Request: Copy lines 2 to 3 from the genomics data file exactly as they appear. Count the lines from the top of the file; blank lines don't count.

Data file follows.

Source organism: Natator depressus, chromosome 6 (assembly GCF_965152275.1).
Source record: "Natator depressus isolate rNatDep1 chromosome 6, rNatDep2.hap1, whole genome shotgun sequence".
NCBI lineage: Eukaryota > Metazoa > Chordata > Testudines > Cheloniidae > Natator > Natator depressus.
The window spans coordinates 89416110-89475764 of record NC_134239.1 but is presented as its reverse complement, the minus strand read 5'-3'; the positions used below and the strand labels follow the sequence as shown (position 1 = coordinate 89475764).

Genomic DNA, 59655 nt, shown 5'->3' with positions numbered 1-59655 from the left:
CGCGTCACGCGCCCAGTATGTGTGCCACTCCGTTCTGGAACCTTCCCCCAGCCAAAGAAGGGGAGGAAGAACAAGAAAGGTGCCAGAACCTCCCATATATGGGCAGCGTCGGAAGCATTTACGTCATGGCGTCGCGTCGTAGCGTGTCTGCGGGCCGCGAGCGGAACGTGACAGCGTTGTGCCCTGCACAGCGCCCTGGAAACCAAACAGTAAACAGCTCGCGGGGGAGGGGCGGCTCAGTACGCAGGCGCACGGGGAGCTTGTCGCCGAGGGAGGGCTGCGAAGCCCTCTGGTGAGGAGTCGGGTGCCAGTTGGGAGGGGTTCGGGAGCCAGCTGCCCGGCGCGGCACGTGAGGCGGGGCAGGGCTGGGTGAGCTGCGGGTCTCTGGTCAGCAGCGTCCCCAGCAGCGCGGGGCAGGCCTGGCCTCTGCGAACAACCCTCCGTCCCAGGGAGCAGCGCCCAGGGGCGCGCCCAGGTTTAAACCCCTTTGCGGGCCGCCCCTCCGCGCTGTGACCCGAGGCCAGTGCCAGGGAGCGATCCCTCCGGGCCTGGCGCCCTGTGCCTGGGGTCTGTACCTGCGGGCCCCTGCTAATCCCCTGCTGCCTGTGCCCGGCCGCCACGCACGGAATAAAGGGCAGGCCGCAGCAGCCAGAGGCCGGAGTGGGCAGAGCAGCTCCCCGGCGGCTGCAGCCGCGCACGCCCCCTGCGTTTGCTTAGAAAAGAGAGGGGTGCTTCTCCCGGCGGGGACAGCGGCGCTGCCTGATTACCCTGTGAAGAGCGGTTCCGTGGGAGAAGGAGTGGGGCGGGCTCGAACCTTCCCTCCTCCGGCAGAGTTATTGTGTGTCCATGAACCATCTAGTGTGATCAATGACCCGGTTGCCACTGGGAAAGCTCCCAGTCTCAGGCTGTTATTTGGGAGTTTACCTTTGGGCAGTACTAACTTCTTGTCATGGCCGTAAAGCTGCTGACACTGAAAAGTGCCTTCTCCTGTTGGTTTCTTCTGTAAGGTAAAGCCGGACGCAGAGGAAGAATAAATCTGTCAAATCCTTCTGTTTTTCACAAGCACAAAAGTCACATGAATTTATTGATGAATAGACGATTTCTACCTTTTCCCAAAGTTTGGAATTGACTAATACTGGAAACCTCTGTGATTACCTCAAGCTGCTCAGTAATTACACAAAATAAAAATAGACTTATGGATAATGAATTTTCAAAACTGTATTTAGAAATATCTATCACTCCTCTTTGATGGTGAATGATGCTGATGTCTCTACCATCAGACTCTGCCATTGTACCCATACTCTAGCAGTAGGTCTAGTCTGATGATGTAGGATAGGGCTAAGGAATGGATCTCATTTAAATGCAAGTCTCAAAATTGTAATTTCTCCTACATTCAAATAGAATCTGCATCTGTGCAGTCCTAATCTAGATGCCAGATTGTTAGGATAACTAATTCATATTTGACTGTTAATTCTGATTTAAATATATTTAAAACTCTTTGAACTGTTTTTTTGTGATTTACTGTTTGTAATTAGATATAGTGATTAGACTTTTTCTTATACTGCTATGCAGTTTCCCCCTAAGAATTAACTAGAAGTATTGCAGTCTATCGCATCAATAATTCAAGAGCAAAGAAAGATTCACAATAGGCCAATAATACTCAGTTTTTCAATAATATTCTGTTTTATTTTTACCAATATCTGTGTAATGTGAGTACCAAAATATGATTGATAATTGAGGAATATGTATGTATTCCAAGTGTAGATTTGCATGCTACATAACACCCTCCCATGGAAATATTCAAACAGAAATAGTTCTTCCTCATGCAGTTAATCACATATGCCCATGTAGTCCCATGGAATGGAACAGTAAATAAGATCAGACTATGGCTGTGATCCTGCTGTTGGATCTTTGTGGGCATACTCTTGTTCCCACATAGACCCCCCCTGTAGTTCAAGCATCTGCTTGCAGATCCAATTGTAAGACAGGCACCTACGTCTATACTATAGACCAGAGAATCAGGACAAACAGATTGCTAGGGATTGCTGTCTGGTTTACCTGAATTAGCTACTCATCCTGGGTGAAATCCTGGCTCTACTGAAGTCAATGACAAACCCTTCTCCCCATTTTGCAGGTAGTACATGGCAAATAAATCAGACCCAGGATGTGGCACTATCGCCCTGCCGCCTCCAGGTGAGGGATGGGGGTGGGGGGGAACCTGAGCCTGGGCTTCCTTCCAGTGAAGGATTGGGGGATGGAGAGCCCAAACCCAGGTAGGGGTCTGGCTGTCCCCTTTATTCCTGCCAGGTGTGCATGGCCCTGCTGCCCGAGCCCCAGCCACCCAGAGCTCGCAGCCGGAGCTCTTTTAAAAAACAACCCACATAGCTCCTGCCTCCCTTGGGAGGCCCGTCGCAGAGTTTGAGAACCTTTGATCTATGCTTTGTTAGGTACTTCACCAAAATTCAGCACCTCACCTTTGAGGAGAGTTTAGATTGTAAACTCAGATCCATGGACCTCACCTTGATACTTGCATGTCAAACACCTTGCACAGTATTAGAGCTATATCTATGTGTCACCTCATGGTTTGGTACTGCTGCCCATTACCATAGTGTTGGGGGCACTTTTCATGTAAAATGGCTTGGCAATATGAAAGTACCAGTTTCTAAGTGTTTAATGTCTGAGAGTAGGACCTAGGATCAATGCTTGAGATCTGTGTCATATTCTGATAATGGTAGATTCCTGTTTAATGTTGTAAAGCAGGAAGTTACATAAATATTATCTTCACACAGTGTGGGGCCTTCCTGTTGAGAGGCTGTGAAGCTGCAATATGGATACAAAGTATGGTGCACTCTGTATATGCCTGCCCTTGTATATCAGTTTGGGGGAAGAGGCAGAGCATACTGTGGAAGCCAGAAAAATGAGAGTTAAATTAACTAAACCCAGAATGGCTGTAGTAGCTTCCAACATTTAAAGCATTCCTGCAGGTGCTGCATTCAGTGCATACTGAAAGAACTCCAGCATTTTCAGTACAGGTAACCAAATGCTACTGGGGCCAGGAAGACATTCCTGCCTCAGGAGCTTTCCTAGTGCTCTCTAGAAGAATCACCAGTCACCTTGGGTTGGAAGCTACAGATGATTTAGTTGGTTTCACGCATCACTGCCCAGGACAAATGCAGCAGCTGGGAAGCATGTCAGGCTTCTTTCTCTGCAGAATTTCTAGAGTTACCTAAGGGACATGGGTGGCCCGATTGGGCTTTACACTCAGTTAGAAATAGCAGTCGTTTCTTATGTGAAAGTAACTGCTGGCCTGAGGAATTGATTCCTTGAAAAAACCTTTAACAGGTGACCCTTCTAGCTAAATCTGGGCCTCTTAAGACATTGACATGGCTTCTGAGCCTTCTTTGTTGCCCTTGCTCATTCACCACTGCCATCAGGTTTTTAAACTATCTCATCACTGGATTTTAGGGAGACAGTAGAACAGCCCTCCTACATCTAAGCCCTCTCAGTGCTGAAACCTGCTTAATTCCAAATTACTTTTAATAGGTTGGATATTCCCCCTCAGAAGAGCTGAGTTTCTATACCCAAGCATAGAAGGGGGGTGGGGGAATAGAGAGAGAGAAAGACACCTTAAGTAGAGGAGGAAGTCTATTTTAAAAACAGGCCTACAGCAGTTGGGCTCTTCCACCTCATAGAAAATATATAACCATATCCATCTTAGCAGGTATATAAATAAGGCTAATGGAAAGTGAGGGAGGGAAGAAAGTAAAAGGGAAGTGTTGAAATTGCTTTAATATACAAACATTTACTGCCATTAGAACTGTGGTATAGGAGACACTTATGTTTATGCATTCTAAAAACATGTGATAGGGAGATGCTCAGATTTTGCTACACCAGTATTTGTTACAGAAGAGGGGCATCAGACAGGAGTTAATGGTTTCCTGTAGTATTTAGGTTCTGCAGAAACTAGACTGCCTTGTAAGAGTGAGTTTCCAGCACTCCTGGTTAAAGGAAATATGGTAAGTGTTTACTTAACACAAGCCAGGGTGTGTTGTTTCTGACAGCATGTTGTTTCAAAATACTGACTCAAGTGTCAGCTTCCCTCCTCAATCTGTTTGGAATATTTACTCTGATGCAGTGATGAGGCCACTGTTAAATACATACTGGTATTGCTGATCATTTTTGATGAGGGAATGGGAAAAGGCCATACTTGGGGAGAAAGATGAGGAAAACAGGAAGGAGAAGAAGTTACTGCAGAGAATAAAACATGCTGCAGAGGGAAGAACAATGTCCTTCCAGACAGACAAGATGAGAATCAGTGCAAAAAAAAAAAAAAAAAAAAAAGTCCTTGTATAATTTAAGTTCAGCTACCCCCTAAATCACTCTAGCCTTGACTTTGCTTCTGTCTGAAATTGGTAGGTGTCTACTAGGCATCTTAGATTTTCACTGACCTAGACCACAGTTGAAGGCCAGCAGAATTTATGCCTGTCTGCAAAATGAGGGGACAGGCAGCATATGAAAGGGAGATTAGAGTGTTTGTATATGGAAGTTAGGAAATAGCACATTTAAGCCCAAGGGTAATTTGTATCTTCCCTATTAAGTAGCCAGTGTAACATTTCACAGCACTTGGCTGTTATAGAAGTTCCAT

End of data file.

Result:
Source record: "Natator depressus isolate rNatDep1 chromosome 6, rNatDep2.hap1, whole genome shotgun sequence".
NCBI lineage: Eukaryota > Metazoa > Chordata > Testudines > Cheloniidae > Natator > Natator depressus.